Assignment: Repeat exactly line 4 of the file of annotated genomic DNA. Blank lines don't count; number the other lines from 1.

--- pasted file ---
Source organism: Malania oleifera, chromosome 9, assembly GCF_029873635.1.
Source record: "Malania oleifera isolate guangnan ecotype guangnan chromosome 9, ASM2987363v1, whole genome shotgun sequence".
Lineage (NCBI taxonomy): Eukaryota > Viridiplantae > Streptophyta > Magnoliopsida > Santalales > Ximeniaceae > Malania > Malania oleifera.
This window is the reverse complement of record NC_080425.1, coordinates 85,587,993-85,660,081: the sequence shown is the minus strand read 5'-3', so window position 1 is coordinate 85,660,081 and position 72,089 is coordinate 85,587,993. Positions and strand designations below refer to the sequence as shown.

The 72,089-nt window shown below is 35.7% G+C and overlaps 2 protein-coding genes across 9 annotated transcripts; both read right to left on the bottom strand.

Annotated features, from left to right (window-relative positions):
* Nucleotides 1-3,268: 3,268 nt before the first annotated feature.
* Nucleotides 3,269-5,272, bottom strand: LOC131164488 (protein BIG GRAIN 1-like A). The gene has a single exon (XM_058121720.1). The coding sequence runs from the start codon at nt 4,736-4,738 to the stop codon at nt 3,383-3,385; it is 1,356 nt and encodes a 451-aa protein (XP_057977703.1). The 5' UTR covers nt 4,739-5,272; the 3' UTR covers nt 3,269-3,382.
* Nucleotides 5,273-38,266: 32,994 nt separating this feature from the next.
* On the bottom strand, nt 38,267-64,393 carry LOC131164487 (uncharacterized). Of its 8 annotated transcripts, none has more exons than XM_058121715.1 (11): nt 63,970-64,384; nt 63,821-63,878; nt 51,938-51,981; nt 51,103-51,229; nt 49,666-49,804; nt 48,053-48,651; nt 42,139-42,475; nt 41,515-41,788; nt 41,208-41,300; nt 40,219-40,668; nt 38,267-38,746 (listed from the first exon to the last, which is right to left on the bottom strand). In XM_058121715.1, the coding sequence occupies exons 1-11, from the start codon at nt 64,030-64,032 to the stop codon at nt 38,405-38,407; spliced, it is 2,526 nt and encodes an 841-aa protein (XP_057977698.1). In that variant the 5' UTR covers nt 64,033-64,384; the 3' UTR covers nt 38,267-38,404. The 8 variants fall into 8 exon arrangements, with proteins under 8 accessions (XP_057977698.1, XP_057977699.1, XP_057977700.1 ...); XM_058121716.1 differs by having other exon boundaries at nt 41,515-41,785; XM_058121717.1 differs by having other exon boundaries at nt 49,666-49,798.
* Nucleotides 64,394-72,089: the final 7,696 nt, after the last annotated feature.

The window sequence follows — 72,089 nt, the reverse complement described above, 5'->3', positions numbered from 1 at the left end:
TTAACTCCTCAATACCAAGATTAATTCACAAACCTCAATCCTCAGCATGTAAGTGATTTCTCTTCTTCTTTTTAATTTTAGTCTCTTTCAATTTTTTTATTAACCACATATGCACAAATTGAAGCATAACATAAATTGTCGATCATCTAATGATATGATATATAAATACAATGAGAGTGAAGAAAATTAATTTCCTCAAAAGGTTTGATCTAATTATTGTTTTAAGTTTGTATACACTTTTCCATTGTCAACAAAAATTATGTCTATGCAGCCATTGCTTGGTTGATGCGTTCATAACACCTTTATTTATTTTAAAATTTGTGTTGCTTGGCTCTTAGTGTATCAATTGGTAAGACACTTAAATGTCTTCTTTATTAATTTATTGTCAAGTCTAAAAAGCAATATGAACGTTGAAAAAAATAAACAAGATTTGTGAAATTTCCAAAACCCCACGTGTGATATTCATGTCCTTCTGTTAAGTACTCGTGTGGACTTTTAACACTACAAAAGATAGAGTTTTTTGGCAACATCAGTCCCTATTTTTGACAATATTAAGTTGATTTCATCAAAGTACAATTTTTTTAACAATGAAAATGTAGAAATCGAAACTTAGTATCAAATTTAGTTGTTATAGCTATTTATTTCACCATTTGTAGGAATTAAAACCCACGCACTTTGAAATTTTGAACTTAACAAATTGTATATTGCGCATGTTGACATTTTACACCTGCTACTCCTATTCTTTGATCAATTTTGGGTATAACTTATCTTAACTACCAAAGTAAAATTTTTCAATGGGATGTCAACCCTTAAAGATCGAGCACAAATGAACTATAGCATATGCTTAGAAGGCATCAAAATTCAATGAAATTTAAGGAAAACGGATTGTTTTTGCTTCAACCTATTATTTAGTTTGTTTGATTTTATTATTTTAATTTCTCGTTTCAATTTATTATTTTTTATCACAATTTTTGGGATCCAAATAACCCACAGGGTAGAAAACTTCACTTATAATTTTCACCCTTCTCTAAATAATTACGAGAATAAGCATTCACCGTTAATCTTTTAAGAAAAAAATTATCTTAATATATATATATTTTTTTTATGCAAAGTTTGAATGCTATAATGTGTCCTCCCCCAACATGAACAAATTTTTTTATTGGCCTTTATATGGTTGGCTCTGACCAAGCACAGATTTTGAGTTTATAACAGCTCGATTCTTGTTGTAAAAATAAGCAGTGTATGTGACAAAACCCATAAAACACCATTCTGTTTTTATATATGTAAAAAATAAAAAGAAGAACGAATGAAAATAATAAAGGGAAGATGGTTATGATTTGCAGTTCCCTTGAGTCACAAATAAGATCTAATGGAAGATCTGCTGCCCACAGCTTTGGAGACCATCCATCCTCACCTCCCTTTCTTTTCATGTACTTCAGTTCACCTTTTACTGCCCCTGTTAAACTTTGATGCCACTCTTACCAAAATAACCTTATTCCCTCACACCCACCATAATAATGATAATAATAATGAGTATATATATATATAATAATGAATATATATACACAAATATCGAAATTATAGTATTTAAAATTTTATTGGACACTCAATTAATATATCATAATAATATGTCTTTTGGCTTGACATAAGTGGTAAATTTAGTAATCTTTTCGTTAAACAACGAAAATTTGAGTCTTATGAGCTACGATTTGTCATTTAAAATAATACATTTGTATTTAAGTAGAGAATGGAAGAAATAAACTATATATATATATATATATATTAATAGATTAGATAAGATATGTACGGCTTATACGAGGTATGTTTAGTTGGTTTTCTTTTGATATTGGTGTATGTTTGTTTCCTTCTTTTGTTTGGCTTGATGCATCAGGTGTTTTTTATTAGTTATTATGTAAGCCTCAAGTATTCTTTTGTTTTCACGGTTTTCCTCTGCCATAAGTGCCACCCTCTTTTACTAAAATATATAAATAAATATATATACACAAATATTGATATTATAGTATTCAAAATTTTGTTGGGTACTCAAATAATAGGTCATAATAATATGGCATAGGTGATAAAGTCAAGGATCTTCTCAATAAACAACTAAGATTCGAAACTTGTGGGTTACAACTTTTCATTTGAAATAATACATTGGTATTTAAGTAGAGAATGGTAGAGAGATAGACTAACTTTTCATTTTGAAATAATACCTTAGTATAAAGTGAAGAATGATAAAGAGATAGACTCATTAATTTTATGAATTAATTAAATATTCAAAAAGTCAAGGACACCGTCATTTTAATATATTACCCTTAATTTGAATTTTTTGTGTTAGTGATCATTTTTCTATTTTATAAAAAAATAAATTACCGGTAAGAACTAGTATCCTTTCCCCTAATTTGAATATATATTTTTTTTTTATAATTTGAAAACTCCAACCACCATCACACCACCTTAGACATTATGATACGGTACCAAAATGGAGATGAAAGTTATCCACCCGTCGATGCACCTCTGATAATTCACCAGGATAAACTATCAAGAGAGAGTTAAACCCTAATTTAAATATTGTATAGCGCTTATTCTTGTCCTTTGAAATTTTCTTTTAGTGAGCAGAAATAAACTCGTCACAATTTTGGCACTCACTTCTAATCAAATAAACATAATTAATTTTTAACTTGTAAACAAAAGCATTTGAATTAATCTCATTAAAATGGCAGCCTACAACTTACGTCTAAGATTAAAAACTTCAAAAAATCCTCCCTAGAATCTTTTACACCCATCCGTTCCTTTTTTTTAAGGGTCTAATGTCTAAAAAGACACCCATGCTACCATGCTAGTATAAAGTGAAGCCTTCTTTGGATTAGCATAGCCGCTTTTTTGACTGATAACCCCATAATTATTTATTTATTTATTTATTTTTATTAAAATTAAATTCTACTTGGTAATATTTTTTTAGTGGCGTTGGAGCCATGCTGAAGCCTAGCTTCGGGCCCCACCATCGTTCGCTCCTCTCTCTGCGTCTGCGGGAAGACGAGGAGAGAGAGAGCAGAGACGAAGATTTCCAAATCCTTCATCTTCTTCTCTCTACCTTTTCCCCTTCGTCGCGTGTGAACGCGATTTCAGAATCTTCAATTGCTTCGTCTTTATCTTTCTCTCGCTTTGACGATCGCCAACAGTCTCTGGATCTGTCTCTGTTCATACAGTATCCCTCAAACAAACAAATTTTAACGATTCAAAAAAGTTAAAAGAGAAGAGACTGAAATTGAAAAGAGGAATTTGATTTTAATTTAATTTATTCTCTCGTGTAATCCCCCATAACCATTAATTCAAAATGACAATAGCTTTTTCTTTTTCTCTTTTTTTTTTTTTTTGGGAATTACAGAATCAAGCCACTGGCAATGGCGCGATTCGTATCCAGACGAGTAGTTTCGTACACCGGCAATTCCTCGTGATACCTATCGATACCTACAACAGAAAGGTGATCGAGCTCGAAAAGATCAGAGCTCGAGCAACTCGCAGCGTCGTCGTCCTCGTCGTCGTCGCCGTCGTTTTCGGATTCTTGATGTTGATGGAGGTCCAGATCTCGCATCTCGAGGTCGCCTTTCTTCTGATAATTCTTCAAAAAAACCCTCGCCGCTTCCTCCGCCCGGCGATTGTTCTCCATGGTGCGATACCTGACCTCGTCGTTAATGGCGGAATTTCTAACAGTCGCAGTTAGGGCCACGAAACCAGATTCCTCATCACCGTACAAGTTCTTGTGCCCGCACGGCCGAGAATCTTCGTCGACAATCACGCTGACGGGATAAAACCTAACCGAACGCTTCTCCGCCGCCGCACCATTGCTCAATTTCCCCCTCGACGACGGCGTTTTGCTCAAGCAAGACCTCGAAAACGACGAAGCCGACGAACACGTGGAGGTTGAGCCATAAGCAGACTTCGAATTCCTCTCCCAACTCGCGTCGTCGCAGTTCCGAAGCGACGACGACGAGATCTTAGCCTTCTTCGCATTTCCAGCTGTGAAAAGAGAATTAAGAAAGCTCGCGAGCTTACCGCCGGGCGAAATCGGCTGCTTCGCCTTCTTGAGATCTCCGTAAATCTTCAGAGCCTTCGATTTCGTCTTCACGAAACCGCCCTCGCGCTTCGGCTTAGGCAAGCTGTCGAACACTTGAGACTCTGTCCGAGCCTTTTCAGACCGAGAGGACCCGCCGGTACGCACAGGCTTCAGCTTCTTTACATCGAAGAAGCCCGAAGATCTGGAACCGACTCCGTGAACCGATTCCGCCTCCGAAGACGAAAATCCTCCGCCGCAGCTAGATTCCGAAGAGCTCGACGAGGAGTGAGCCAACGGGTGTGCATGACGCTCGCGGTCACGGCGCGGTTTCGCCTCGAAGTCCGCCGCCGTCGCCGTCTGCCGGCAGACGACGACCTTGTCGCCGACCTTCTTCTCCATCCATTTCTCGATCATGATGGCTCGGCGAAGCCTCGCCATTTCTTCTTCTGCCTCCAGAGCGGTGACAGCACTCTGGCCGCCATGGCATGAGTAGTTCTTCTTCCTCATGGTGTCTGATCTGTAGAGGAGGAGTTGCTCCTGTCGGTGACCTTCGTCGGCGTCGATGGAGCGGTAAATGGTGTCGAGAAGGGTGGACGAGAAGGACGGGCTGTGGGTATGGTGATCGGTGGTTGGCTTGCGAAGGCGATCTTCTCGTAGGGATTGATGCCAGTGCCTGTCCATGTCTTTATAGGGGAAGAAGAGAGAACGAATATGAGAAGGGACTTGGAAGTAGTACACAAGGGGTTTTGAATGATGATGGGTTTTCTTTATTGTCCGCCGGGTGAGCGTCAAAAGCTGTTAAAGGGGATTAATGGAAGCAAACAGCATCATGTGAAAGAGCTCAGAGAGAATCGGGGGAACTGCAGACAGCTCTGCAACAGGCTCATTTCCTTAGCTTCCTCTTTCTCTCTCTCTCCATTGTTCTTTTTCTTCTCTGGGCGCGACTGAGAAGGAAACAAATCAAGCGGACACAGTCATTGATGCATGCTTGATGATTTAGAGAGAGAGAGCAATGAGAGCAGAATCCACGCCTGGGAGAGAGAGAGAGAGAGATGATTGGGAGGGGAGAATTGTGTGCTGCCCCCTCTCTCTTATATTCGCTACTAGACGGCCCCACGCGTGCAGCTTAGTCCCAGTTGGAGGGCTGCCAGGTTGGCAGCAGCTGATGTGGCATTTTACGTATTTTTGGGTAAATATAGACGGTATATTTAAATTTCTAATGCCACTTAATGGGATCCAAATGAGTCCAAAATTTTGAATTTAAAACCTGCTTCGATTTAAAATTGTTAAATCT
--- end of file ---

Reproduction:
This window is the reverse complement of record NC_080425.1, coordinates 85,587,993-85,660,081: the sequence shown is the minus strand read 5'-3', so window position 1 is coordinate 85,660,081 and position 72,089 is coordinate 85,587,993. Positions and strand designations below refer to the sequence as shown.